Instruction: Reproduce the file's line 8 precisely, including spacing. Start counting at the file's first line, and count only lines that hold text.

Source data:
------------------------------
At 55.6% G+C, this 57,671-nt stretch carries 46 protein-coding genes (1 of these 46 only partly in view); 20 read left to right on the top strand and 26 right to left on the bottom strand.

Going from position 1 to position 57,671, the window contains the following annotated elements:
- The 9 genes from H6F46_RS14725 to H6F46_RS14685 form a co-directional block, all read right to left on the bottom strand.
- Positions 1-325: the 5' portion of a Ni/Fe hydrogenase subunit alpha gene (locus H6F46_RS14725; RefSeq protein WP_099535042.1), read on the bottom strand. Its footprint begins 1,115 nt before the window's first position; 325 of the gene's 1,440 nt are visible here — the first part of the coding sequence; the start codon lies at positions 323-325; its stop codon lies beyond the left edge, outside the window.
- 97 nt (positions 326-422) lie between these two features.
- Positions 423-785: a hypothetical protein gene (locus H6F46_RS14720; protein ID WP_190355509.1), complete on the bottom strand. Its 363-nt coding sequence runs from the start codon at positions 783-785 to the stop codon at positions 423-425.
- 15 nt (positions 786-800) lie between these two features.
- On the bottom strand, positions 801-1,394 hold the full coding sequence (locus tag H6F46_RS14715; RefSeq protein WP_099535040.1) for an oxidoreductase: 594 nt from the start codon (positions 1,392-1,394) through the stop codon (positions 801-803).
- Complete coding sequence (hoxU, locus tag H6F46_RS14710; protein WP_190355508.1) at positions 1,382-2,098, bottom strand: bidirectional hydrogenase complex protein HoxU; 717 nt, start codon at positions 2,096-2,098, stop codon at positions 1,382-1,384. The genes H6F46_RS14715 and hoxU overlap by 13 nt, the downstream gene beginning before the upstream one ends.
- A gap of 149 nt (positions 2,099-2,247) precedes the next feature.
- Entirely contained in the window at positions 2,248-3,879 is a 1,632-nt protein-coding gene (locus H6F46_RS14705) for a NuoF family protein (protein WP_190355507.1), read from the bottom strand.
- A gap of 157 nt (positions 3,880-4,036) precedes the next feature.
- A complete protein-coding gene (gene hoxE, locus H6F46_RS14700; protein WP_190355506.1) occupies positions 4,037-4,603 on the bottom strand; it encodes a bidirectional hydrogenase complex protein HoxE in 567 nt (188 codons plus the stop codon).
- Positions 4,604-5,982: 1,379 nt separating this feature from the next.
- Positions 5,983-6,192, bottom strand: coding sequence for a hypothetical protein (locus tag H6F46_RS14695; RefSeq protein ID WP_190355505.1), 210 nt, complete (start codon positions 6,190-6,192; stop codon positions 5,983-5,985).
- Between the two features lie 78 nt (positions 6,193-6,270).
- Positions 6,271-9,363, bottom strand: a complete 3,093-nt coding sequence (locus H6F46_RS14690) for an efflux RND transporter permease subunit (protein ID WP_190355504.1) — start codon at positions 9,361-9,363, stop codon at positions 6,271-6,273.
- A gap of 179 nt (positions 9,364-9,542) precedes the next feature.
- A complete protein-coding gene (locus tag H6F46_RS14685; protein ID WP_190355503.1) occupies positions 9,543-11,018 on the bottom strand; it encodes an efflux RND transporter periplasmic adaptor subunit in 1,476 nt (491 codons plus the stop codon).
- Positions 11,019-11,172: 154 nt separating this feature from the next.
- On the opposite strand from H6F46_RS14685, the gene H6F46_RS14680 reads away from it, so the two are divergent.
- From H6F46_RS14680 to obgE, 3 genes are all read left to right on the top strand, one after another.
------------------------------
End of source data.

- On the bottom strand, positions 801-1,394 hold the full coding sequence (locus tag H6F46_RS14715; RefSeq protein WP_099535040.1) for an oxidoreductase: 594 nt from the start codon (positions 1,392-1,394) through the stop codon (positions 801-803).